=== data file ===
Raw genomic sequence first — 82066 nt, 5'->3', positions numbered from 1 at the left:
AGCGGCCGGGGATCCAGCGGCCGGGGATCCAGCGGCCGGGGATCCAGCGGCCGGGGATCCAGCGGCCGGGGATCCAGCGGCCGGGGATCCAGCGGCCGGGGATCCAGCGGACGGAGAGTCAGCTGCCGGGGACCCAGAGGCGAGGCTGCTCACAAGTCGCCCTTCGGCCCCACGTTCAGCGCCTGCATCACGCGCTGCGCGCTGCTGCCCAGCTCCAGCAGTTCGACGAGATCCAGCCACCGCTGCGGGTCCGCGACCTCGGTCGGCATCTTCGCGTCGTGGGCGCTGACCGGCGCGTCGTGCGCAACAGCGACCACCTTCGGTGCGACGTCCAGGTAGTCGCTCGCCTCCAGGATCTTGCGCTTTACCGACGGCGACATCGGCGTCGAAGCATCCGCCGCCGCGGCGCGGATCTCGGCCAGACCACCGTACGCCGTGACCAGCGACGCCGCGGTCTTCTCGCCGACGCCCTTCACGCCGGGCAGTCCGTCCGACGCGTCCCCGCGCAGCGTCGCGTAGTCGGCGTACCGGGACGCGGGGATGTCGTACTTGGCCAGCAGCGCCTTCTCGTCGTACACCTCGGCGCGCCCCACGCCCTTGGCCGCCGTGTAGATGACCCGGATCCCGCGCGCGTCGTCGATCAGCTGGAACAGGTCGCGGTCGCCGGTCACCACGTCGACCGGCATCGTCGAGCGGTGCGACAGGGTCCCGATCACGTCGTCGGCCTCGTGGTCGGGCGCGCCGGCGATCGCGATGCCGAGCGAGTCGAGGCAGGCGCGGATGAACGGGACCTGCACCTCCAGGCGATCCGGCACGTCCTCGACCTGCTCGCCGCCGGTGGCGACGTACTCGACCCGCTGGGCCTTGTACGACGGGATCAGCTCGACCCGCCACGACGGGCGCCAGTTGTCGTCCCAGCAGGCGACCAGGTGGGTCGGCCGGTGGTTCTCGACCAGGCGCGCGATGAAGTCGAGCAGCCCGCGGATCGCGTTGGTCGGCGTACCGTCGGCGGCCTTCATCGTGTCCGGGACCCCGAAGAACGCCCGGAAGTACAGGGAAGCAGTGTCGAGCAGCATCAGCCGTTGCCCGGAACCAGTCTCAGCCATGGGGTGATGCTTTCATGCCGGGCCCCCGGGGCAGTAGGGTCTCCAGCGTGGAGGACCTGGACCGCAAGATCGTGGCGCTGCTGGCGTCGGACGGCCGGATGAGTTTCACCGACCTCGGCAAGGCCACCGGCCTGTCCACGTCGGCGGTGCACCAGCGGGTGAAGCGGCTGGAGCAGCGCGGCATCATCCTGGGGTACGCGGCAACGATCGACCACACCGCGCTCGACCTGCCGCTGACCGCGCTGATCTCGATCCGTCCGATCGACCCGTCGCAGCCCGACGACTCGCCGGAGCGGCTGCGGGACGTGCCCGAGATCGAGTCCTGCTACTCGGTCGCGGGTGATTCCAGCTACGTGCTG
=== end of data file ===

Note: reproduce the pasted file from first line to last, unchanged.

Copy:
Raw genomic sequence first — 82066 nt, 5'->3', positions numbered from 1 at the left:
AGCGGCCGGGGATCCAGCGGCCGGGGATCCAGCGGCCGGGGATCCAGCGGCCGGGGATCCAGCGGCCGGGGATCCAGCGGCCGGGGATCCAGCGGCCGGGGATCCAGCGGACGGAGAGTCAGCTGCCGGGGACCCAGAGGCGAGGCTGCTCACAAGTCGCCCTTCGGCCCCACGTTCAGCGCCTGCATCACGCGCTGCGCGCTGCTGCCCAGCTCCAGCAGTTCGACGAGATCCAGCCACCGCTGCGGGTCCGCGACCTCGGTCGGCATCTTCGCGTCGTGGGCGCTGACCGGCGCGTCGTGCGCAACAGCGACCACCTTCGGTGCGACGTCCAGGTAGTCGCTCGCCTCCAGGATCTTGCGCTTTACCGACGGCGACATCGGCGTCGAAGCATCCGCCGCCGCGGCGCGGATCTCGGCCAGACCACCGTACGCCGTGACCAGCGACGCCGCGGTCTTCTCGCCGACGCCCTTCACGCCGGGCAGTCCGTCCGACGCGTCCCCGCGCAGCGTCGCGTAGTCGGCGTACCGGGACGCGGGGATGTCGTACTTGGCCAGCAGCGCCTTCTCGTCGTACACCTCGGCGCGCCCCACGCCCTTGGCCGCCGTGTAGATGACCCGGATCCCGCGCGCGTCGTCGATCAGCTGGAACAGGTCGCGGTCGCCGGTCACCACGTCGACCGGCATCGTCGAGCGGTGCGACAGGGTCCCGATCACGTCGTCGGCCTCGTGGTCGGGCGCGCCGGCGATCGCGATGCCGAGCGAGTCGAGGCAGGCGCGGATGAACGGGACCTGCACCTCCAGGCGATCCGGCACGTCCTCGACCTGCTCGCCGCCGGTGGCGACGTACTCGACCCGCTGGGCCTTGTACGACGGGATCAGCTCGACCCGCCACGACGGGCGCCAGTTGTCGTCCCAGCAGGCGACCAGGTGGGTCGGCCGGTGGTTCTCGACCAGGCGCGCGATGAAGTCGAGCAGCCCGCGGATCGCGTTGGTCGGCGTACCGTCGGCGGCCTTCATCGTGTCCGGGACCCCGAAGAACGCCCGGAAGTACAGGGAAGCAGTGTCGAGCAGCATCAGCCGTTGCCCGGAACCAGTCTCAGCCATGGGGTGATGCTTTCATGCCGGGCCCCCGGGGCAGTAGGGTCTCCAGCGTGGAGGACCTGGACCGCAAGATCGTGGCGCTGCTGGCGTCGGACGGCCGGATGAGTTTCACCGACCTCGGCAAGGCCACCGGCCTGTCCACGTCGGCGGTGCACCAGCGGGTGAAGCGGCTGGAGCAGCGCGGCATCATCCTGGGGTACGCGGCAACGATCGACCACACCGCGCTCGACCTGCCGCTGACCGCGCTGATCTCGATCCGTCCGATCGACCCGTCGCAGCCCGACGACTCGCCGGAGCGGCTGCGGGACGTGCCCGAGATCGAGTCCTGCTACTCGGTCGCGGGTGATTCCAGCTACGTGCTG